• As shown in Fig. 2, a rotor 14 is provided with rotor grooves for receiving respective rotor blades. A fir tree attachment part between adjacent grooves is indicated generally by reference numeral 15. The grooves are shown having a general fir-tree configuration to accept a respective root of a blade (not shown) in a conventional manner. Although a fir-tree configuration is shown, it should be understood that the invention can be applied to other types of configurations, e.g. hammer root, straight and curved fir-tree, etc. The groove includes (see Fig. 3) non-contact surfaces 18 and contact surfaces 19 as well as a bottom portion 17 (Fig. 2).
  • According to the invention, the fir tree attachment part 15 and adjacent grooves are marked in various locations on their surfaces with measuring marks 20. These measuring marks 20 are preferably permanent and are formed by laser engraving with a laser engraving tool 21 (Fig. 2), or other suitable method. The measuring marks 20 serve as reference points for carrying out first and second measurements in order to determine any possible creep after the rotor 14 has been used. The marking of the fir tree attachment part 15 and rotor grooves by laser engraving or other suitable method should be performed preferably at the time of manufacture of the rotor 14. It should be noted that a blade root could also be marked in a similar fashion. The positions of the measuring marks 20 are specific to the situation and are placed on faces where low stresses are exhibited. By placing the measuring marks 20 on low stress faces, cooling and mechanical behavior of the rotor or blade are not affected.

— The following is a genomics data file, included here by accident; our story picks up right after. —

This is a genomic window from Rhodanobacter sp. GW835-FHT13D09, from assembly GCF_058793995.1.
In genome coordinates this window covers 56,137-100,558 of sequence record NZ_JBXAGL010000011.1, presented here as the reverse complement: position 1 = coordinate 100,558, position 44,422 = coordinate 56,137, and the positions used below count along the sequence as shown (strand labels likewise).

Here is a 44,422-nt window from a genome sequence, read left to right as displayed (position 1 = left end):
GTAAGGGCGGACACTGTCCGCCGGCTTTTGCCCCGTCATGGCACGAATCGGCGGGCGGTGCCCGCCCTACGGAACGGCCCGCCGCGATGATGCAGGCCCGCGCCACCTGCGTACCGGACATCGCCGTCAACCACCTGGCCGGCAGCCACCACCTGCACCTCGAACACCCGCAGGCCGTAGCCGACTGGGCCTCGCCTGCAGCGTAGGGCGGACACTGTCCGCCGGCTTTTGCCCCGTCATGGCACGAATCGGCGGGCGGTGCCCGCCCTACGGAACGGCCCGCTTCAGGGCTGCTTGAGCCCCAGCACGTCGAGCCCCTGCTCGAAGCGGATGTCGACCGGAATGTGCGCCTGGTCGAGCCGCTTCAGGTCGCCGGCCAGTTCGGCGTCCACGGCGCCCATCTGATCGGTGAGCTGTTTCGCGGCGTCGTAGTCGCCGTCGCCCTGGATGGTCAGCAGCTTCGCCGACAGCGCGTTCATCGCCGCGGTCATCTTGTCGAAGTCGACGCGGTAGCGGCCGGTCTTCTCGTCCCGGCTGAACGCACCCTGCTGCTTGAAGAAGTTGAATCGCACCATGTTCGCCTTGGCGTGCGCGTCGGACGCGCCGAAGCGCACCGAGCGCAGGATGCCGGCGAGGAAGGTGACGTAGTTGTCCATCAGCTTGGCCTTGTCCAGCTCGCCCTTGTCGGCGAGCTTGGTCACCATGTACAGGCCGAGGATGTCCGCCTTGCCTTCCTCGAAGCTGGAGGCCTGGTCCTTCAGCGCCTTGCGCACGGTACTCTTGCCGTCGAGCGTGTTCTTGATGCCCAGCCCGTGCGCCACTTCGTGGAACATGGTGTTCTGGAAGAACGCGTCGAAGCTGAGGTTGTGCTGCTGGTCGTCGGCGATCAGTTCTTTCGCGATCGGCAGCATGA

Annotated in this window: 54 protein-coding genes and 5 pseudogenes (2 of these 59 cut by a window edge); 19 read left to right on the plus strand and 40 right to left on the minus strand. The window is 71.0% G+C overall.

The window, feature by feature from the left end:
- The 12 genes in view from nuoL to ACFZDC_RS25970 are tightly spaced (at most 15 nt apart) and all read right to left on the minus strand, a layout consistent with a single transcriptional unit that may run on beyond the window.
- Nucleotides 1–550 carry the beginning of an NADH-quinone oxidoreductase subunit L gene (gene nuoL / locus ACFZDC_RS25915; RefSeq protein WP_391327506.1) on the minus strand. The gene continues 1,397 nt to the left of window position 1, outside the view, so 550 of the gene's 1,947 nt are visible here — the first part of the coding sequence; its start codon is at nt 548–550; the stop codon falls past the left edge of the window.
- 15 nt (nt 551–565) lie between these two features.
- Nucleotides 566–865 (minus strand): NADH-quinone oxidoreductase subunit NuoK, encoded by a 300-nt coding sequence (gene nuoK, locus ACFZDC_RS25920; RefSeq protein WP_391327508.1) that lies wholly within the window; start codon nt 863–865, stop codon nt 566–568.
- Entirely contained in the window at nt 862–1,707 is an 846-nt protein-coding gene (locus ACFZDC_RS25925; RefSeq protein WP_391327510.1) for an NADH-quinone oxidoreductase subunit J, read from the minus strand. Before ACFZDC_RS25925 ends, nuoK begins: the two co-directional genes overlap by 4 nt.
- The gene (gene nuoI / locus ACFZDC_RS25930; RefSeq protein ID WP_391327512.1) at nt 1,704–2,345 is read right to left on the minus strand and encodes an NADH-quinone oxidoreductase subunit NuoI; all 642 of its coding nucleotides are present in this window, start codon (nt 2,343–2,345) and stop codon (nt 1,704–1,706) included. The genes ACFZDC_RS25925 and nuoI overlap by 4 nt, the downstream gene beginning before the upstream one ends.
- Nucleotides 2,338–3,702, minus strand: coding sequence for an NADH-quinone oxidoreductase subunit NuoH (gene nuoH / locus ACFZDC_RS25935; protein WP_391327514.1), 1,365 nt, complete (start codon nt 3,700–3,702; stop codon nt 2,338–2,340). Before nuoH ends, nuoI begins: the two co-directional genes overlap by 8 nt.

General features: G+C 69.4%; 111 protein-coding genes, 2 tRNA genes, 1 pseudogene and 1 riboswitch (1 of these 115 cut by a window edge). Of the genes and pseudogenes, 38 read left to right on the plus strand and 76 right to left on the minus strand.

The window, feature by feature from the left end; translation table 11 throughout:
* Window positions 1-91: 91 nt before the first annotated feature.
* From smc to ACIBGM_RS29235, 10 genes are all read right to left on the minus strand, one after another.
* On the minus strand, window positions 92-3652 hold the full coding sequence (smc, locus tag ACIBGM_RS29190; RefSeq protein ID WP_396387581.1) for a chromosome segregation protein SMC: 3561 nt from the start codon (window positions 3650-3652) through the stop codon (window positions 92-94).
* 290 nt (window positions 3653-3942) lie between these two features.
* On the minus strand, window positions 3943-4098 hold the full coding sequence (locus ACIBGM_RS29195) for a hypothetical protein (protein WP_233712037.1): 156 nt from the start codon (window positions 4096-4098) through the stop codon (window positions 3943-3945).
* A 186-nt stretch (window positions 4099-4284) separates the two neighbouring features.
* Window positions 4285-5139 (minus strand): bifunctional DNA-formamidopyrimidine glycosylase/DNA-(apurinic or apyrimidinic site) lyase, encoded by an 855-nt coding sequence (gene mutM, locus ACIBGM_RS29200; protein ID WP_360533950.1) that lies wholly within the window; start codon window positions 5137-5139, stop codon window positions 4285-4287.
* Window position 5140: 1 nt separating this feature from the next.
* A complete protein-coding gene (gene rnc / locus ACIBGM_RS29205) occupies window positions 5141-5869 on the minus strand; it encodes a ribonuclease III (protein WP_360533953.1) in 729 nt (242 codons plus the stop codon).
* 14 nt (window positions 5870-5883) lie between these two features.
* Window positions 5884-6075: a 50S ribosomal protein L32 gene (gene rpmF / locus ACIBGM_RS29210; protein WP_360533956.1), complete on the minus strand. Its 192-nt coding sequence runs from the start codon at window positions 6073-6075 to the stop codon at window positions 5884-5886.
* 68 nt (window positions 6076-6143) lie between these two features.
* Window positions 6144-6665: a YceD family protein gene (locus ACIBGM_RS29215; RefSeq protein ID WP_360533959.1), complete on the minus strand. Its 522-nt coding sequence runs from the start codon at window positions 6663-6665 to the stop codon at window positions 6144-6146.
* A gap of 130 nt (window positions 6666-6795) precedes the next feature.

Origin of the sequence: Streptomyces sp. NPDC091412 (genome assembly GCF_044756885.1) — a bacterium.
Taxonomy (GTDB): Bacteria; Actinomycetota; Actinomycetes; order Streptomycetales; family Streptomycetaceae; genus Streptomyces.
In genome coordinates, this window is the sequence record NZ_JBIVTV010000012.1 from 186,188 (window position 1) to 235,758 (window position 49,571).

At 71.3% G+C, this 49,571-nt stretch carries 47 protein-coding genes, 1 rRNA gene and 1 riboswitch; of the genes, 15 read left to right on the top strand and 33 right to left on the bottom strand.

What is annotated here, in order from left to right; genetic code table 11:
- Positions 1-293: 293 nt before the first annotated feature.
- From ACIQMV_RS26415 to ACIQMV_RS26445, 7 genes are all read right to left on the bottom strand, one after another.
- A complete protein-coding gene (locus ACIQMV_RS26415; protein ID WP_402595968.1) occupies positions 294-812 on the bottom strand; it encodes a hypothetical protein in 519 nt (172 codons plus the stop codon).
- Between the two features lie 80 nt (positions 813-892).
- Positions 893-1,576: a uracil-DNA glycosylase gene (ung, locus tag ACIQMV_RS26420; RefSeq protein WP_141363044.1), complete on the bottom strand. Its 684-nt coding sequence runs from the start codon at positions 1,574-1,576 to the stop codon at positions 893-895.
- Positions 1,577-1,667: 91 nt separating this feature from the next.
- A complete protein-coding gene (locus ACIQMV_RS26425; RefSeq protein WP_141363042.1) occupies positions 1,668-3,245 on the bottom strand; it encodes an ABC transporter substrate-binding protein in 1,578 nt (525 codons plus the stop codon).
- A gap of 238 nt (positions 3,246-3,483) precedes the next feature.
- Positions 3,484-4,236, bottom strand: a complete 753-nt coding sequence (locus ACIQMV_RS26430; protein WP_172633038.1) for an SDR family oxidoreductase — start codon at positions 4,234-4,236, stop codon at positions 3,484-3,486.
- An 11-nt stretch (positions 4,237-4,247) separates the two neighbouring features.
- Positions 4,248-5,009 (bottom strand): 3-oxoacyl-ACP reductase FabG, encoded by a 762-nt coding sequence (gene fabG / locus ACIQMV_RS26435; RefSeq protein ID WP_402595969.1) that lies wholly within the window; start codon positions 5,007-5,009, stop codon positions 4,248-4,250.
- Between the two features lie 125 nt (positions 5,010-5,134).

• The distribution of the measuring marks 20 is shown in greater detail in Figs. 3-5, which depict the views along arrows A-C in Fig. 2. The measuring marks 20 are placed in such positions and are sized so that they are recognizable to the naked eye during periodic inspections. As a result, at every inspection of the machine the pattern is exactly measured and deformations are identified by comparing the respective measurement results with prior measurements. The measurements are generally performed by optical or laser measurement methods, for example by means of an optical sensor 22 (Fig. 3). By ensuring that the measuring marks 20 are identical at each measurement, a more accurate measurement, as compared with current methods, is possible. Owing to this greater accuracy, risk predictions of creep damage for rotors are greatly improved.